The Programme can also be voluntarily implemented, partly or completely, by any company. Adopting the Programme can help a company to conform with Ukrainian law.

3. Adoption of Methodological Recommendations by the NAPC

The NAPC adopted the following range of recommendations, the majority of which are applicable to state and local authorities:

  • recommendations for persons providing anti-corruption training;
  • recommendations for authorities concerning the handling of whistle-blowing reports; 
  • recommendations concerning the prevention and regulation of conflicts of interest; and
  • recommendations concerning the development and implementation of an anti-corruption programme for legal entities (applicable to state and local authorities, as well as for certain private companies participating in public procurement).

The private sector may use these recommendations, but is not obliged to do so. These recommendations do, however, highlight the authorities' various approaches, and it is advisable to consider their informative and explanatory character. 

4. Anti-Corruption Court

The draft law "On a Higher Anti-Corruption Court" was registered in the Parliament on 
22 December 2017, but has not yet been adopted. It establishes the requirements for judges, the procedures to select the judges, and the jurisdiction and status of the court, as well as guarantees of the court’s independence.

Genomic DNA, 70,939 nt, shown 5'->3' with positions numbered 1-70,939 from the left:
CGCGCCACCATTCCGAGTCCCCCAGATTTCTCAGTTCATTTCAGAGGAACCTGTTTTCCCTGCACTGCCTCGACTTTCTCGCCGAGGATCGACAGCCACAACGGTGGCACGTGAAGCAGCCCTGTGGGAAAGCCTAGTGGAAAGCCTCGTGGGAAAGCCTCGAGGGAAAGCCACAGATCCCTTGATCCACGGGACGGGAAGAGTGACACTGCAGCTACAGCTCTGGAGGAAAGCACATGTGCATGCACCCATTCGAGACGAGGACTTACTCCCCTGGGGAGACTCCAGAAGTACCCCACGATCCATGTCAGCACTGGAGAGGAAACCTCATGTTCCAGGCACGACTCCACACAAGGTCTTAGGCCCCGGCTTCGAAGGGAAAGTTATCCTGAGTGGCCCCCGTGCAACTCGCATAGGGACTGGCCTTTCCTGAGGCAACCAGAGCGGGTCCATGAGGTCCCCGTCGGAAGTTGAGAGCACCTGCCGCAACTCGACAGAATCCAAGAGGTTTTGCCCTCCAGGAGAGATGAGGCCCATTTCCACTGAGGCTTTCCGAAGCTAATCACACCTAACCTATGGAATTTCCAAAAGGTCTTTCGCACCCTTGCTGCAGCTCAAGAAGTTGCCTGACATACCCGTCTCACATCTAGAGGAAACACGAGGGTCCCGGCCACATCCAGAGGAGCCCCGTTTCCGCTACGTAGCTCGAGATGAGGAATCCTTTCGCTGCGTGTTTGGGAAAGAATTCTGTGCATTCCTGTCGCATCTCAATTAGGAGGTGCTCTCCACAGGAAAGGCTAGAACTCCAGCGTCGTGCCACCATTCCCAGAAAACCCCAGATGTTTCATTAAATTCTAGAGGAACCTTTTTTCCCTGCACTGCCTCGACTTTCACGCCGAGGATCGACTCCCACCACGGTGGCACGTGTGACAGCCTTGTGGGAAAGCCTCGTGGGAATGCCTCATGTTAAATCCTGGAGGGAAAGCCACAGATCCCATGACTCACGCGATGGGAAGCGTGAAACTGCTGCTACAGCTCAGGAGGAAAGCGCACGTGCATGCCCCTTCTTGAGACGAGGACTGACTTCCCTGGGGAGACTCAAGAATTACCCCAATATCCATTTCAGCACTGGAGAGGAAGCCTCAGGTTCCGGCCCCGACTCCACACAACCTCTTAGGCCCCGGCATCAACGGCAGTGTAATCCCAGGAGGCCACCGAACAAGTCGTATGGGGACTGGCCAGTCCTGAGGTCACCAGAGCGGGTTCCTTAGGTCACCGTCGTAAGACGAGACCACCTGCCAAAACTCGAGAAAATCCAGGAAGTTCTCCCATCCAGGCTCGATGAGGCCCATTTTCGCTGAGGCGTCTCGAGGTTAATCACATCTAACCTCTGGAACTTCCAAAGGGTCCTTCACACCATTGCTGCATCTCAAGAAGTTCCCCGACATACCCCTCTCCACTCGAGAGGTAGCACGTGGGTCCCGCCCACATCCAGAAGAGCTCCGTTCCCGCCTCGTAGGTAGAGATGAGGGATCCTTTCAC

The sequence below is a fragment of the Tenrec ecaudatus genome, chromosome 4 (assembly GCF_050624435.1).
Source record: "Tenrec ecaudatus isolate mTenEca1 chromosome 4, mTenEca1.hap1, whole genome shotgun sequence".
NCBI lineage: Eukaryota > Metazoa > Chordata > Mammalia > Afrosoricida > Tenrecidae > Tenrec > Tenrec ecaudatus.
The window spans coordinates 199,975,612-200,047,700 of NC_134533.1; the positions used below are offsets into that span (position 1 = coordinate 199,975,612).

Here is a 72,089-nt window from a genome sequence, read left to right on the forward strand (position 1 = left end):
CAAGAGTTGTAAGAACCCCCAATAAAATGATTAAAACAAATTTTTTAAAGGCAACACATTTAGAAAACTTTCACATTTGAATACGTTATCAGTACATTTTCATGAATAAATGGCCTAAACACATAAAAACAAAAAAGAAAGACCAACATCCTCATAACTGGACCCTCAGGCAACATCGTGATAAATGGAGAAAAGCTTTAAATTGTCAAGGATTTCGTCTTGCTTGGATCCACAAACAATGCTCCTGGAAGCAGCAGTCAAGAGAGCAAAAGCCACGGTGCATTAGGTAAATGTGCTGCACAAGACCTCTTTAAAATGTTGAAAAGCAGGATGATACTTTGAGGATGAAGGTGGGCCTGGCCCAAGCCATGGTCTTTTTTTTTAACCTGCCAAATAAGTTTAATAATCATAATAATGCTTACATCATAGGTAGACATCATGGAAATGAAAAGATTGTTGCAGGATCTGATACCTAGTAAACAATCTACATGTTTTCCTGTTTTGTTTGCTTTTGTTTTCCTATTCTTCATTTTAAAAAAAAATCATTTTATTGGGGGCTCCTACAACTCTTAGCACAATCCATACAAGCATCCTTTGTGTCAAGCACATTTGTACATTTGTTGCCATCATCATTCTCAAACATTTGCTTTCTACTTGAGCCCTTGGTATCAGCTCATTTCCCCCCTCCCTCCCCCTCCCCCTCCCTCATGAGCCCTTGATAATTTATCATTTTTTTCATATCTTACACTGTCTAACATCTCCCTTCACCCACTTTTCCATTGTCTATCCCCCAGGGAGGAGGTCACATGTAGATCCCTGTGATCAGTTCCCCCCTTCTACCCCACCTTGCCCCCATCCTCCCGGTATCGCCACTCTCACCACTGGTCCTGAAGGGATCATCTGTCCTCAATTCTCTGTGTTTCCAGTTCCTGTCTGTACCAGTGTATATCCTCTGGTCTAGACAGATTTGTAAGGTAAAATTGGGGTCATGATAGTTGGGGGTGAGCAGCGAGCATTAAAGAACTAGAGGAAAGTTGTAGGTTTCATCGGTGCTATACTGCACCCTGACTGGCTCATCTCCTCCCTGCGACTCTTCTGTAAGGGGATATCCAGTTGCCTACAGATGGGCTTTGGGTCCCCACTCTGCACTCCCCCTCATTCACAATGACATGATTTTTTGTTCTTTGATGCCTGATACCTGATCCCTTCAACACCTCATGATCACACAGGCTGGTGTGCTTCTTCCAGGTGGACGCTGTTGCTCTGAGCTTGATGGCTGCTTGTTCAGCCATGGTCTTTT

It was expected that the court would have jurisdiction over cases being investigated by the National Anti-Corruption Bureau of Ukraine (“NABU”) and the Specialised Anti-Corruption Prosecutor’s Office (“SAPO”). However, according to the draft law, the exclusive jurisdiction of the High Anti-Corruption Court does not include all investigations of NABU. Meanwhile, the scope of jurisdiction has been increased, and now includes investigations of the National Police of Ukraine and the State Bureau of Investigation.

5. Anti-Corruption Strategy for 2018-2020

On 29 September 2017, the NAPC published the new Anti-Corruption Strategy for 2018-2020, which has yet to be adopted by Parliament. The Strategy is mostly focused on the public sector. The principle strategies outlined for the next two years include the following:

  • establishment of a Higher Anti-Corruption Court;
  • the adoption of new legislation to control lobbying;
  • clarification of the list of corruption crimes under the Criminal Code of Ukraine; and
  • the creation of a register of legal entities which have committed corruption violations, with the aim to exclude same from future public tenders. 

The strategy also includes a statement that after the establishment of a Higher Anti-Corruption Court, the imposition of criminal measures on private companies should be increased. Therefore, it seems private companies should also begin to consider the establishment and implementation of anti-corruption compliance systems to prepare for the likely increase in liability risks.   

By Ario Dehghani, Counsel, Head of the Compliance Practice, and Viktoria Shevchuk, Junior Associate, Redcliffe Partners

1. IMF loan contracts, EU Macro-Financial Assistance contracts, EU Member State Building Contracts and the Visa Liberalisation Action Plan.

2. This is a contractual obligation of the State of Ukraine based on the Visa Liberalisation Action Plan of 22 November 2010.

3. The NACP was established based on the contractual obligations of the State of Ukraine according to the Visa Liberalisation Action Plan of 22 November 2010, and the Memorandum of Understanding between the European Union as a lender and Ukraine as a borrower dated 22 May 2015.

4. This is a contractual obligation of the State of Ukraine based on the Memorandum of Economic and Financial Policies dated 27 February 2015 between the IMF and Ukraine.